SELECTED RESERVE ENLISTED ACCESSIONS AND ENLISTED FORCE
Women and occupational assignments. The assignment patterns for Selected Reserve enlisted men and women in occupational areas are reflected in Table 5.19. Most Selected Reserve enlisted women are assigned to two occupational areas: functional support (41 percent) and non-occupational (14 percent). Enlisted men are assigned primarily to infantry (19 percent) and electrical/mechanical equipment repair (18 percent).
The April 1993 policy [Footnote 4] to open more specialties and assignments to women resulted in new opportunities for women in both the Active and Reserve Components. Women are not permitted to serve in direct ground combat roles, but positions on ships and aircraft engaging in combat are now open to women. In FY 2004, 2 percent of women served in infantry, gun crew, and seamanship specialties, as illustrated in Table 5.19, as was the case in FY 2003.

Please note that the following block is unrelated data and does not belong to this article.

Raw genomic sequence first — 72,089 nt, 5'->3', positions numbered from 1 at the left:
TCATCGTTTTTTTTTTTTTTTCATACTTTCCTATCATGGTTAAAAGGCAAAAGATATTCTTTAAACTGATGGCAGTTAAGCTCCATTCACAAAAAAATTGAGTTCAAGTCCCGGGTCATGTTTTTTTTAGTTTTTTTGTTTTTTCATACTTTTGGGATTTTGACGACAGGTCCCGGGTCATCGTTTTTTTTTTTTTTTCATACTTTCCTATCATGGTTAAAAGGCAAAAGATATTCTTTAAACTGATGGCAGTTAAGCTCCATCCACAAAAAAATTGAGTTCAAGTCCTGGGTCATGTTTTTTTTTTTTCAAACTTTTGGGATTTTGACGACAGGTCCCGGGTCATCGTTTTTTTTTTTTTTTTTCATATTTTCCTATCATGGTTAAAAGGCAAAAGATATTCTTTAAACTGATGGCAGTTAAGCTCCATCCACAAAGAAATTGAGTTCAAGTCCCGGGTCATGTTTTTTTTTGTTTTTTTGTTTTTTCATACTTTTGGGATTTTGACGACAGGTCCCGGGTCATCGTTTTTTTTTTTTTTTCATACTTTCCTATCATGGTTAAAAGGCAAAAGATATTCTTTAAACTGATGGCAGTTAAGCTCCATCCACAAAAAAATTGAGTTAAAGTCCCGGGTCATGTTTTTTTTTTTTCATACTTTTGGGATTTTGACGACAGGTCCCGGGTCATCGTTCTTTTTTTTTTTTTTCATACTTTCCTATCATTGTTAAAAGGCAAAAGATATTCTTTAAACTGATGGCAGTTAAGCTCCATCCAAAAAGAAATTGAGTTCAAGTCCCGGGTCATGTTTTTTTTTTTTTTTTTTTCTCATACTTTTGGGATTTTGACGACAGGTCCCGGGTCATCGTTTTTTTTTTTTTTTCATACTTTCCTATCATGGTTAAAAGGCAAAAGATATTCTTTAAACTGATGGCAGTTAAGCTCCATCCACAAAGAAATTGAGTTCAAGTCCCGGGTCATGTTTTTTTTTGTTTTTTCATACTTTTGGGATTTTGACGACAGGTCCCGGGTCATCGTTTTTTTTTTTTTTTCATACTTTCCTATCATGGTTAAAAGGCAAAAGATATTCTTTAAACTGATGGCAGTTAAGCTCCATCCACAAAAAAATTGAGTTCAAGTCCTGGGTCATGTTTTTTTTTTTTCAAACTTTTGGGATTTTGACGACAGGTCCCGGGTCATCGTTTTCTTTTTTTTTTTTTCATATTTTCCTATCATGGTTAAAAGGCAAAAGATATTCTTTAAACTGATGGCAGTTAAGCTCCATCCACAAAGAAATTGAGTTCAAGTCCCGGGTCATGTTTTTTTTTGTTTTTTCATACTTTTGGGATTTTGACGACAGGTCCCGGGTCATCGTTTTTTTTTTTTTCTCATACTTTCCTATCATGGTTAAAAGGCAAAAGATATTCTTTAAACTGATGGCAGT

The proportion of Selected Reserve women in non-traditional occupations, such as technical and craftsmen, was relatively low in FY 2004. Women were almost three times more likely than men to serve in the traditional occupational areas of medical and administration. In the future, the proportion of women enlisting in non-traditional positions in the National Guard and Reserves will depend to a considerable extent on the number of Active Component women in non-traditional skills, their willingness to join a Selected Reserve unit upon separating from active duty, and the proportion of technical skill vacancies in Guard and Reserve units. However, with the end of the military drawdown, there are fewer prior service women available to enter the Selected Reserve. Consequently, it is important to continue monitoring occupational trends by gender in both the Active and Reserve Components.[Footnote 4] Memorandum from Les Aspin, Secretary of Defense, Subject: Policy on the Assignment of Women in the Armed Forces, April 28, 1993.[back to paragraph]